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Among the Sleep Review - Baby Steps

Jim Sterling | 29 May 2014 16:00
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Developed by Krillbite Studio. Published by Krillbite Studio. Released May 29, 2014. Available on PC.

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Among the Sleep has been capturing imaginations for years since it was first revealed, and it's not hard to see why. Embracing the recent boom of indie horror games, this dark tale aims to provide the ultimate disarming experience - placing players in the romper suit of a two-year-old infant. Add to that a successful Kickstarter campaign, as well as the magic words - "Oculus Rift support" - and you have a game to moisten the lips of any horror aficionado.

The result of all this excitement is, however, something worthy of a bit less enthusiasm. While charming and suitably atmospheric, this brief little story offers some rudimentary puzzle-platforming and not a great deal of extra meat to keep things interesting. An affable little ride, for sure, but not terribly fulfilling.

Among the Sleep starts on the second birthday of our "protagonist." A doting mother cuts the cake, coos over her child, and then receives a knock at the door. She appears worried. When she answers, her tone changes from saccharin to harsh. It sets the scene for a game that balances the cute against the sinister, though it also makes the game's eventual twist a bit too obvious.

Much of the story is driven forth by the baby's newly unveiled birthday present, a teddy bear that can walk and talk when mother isn't looking. Despite looking incredibly creepy, the bear is oddly adorable, and his soothing voice lends a great deal of sweetness to the game and offsets the often alarming background noise. Teddy's principle use in-game is as a makeshift lantern - when hugged, the bear radiates light that lends a little extra visibility to the surrounding areas.

Most of the game is spent solving fairly remedial puzzles, mostly of the "find this thing and put it here" variety. As players waddle and crawl around twisted environments that evoke a marriage between Tim Burton and Silent Hill, they'll be expected to pull chairs and drawers around to reach high places, hunt for hidden objects, weigh down planks so they can be crossed safely, and creep past bottles so as not to break the glass and cause trouble.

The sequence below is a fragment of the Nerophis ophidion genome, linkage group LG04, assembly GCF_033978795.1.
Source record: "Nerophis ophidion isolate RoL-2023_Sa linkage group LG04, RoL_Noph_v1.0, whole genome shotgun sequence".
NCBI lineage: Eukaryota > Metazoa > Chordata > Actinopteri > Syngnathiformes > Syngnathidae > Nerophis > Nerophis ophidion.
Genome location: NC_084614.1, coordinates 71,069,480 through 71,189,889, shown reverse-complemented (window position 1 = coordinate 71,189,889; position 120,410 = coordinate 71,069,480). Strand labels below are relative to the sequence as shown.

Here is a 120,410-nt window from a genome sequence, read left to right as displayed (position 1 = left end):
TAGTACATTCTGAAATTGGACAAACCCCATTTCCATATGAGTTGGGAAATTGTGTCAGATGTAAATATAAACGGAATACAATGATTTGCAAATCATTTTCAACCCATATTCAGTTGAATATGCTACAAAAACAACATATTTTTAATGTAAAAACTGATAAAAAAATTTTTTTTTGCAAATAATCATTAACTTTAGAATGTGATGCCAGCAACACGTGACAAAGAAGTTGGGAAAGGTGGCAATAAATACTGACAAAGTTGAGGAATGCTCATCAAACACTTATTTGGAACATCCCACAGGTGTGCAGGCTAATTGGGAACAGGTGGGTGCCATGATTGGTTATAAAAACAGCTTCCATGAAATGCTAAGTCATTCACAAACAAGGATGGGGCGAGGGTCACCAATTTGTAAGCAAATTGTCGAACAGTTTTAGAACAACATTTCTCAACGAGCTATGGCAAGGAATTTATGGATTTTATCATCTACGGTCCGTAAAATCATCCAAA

Along the way, players will be pursued by a shadowy monster with white eyes and wild, tendril-like hair, a reality-distorting beast that will scoop the child up and scream at it for an instant game-over. The creature appears only a handful of times, though when it gives chase, it can be a pretty intense experience. The intensity isn't always for the right reason, though - whenever Dark n' Creepy is near, the screen shimmers and shakes in a visually unpleasant manner that I found fairly obnoxious.

With its surreal visuals and macabre subtleties, Among the Sleep holds itself up predominantly on style. Some of the themes present in the game actually mean something to me personally, so I found the closing portions of the narrative successful in its attempt to reach me emotionally. There's an air of sadness running through the game that is hard to ignore, punctuated by Teddy's overwhelming adorability.

Even so, there's no escaping the fact that there's very little substance here. Puzzles are less developed than they were when Half-Life 2 did them years ago, the stealth mechanics - for as much as they could be called such - are rudimentary at best, and there are only four real stages of the game, all of which can be breezed through fairly swiftly. It took me less than two hours to get done, and while I consistently received a sense of mild enjoyment, there was nothing to grab me, and certainly no encouragement to ever play it again.

It's best to view Among the Sleep as something more story driven than the average horror game, though even then, there's not much story to be had between a gurgling protagonist and a teddy bear that doesn't know what's going on. Once you understand the "twist" of the plot - and for all its obfuscation, it becomes obvious fairly quickly - there's not much beyond the hammering home of one core plot point.

Even so, it's still easier to think more in terms of Gone Home than Outlast, a game more concerned with wandering from point A to point B and having a story unfold around you, albeit with a bit of token puzzling and monster chasing thrown in to keep people entertained.

I was excited for Among the Sleep, and I am glad it's finally out in the world. Despite not having a bad time with it, I still feel a little disappointed. Perhaps I expected too much, but I don't feel as if I did. The potential for a horror game starring an infant is overwhelming, but Krillbite didn't even so much as scratch the surface with something that, ultimately, is a less intriguing Machine For Pigs.

Bottom Line: Cute, and sometimes unnerving, Among the Sleep draws the player to an affecting conclusion, but its banal puzzles and shallow storytelling doesn't do a lot to inspire many thrills.

Recommendation: There is enjoyment to be gleaned from experiencing this little game, but it's not worth going out of your way for, sadly.

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